What's new for mobile management in iOS 6?
With the release of iOS 6 today, Apple has divided up the new mobile management capabilities for iPhones, iPads, and iPod Touches. The way it divided these features is squarely across the different needs/demands of BYOD environments compared to corporate-owned or liable devices. In doing so, Apple illustrated that it is more plugged into its business customers' needs and is more enterprise-aware than many IT leaders and professionals might think.
Apple delivered a slim set of new iOS 6 management options for mobile management vendors and IT professionals as a whole. Here are some of the new capabilities:
- Set the device wallpaper for the lock screen and/or home screen
- Prevent recent contacts (the kind that mail apps include in auto-complete features)from syncing to the mail server
- Disable Shared Photo Stream - a step up from iOS 5's disabling of a personal Photo Stream
- Disable Passbook from appearing on the screen when the device is locked
- Automatically remove configuration profiles and their management settings on a certain date or after a given period of time.
These are nice updates, and some have security implications, but there's nothing earth-shattering or revolutionary.
Beyond that standard set of options, Apple did build out more robust capabilities. But there's a catch: these additional management options are only available to devices that are configured in a supervised manner using Apple's free Apple Configurator.
Apple Configurator is an iOS deployment and management tool that Apple released this spring along with the latest iPad. It's a rather hands-on tool that lets an organization deploy iOS devices complete with a selection of apps (volume licensed, free, and internal to a company) and management settings and restrictions.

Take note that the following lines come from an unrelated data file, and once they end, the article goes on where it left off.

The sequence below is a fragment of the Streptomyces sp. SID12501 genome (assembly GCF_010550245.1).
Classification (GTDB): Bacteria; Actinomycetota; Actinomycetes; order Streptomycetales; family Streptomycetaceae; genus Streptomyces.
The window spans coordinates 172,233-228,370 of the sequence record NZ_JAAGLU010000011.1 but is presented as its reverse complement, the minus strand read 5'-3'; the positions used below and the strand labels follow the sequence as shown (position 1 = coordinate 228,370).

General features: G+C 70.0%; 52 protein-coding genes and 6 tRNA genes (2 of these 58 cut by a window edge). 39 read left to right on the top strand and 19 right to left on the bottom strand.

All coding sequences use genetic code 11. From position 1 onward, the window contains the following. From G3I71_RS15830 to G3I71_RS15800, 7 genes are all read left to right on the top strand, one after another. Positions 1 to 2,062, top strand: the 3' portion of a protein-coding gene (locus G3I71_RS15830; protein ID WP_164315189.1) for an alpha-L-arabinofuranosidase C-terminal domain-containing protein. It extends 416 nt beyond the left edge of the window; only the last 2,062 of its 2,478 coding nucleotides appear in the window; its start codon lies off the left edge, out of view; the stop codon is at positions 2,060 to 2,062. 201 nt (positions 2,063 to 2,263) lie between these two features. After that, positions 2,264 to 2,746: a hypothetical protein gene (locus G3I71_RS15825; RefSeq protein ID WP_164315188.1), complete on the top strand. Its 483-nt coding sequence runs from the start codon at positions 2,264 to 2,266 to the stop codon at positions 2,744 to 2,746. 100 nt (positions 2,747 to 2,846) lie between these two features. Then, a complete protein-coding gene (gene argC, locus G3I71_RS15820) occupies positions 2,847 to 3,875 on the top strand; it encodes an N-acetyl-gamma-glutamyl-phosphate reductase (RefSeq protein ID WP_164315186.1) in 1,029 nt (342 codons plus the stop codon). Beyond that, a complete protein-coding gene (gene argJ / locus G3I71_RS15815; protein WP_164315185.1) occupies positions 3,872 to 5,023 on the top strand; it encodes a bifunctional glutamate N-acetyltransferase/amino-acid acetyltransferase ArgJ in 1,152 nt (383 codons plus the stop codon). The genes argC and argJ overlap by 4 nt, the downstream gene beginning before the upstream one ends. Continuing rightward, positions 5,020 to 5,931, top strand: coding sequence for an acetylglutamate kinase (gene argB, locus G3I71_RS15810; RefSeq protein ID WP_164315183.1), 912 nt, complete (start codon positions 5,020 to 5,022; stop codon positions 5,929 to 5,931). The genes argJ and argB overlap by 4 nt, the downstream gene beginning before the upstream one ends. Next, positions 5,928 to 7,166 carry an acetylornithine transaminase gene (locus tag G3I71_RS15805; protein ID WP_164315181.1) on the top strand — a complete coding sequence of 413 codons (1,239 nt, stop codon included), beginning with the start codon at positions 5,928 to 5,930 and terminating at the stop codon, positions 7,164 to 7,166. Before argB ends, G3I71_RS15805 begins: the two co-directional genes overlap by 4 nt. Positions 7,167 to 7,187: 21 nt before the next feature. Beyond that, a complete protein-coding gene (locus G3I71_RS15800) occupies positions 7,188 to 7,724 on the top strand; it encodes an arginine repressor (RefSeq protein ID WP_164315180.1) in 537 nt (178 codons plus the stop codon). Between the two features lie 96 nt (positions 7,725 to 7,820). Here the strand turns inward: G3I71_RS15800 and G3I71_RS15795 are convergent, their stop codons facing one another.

Configurator works well as a deployment and management solution for small organizations, and can serve as a deployment tool integrated with more advanced over-the-air mobile management systems. Where it really excels is streamlining managed iOS deployment, handling app licensing at a business level (complete with the ability to reclaim licenses), setting up shared device programs, and setting up non-personal devices -- such as point-of-sale terminals, in-flight entertainment systems, or digital concierge systems.
The one common theme in Apple Configurator's handful of workflows is that they are intended for company-owned and managed devices. They aren't really appropriate for BYOD devices. That seems to be a distinct design choice based on the way Configurator is designed to protect BYOD user privacy if the software is used in a BYOD context.
This remains true with the new iOS 6 management capabilities that require Configurator. These new options aren't really appropriate to personally owned devices because they are too restrictive or specific to certain needs. For instance, administrators can:
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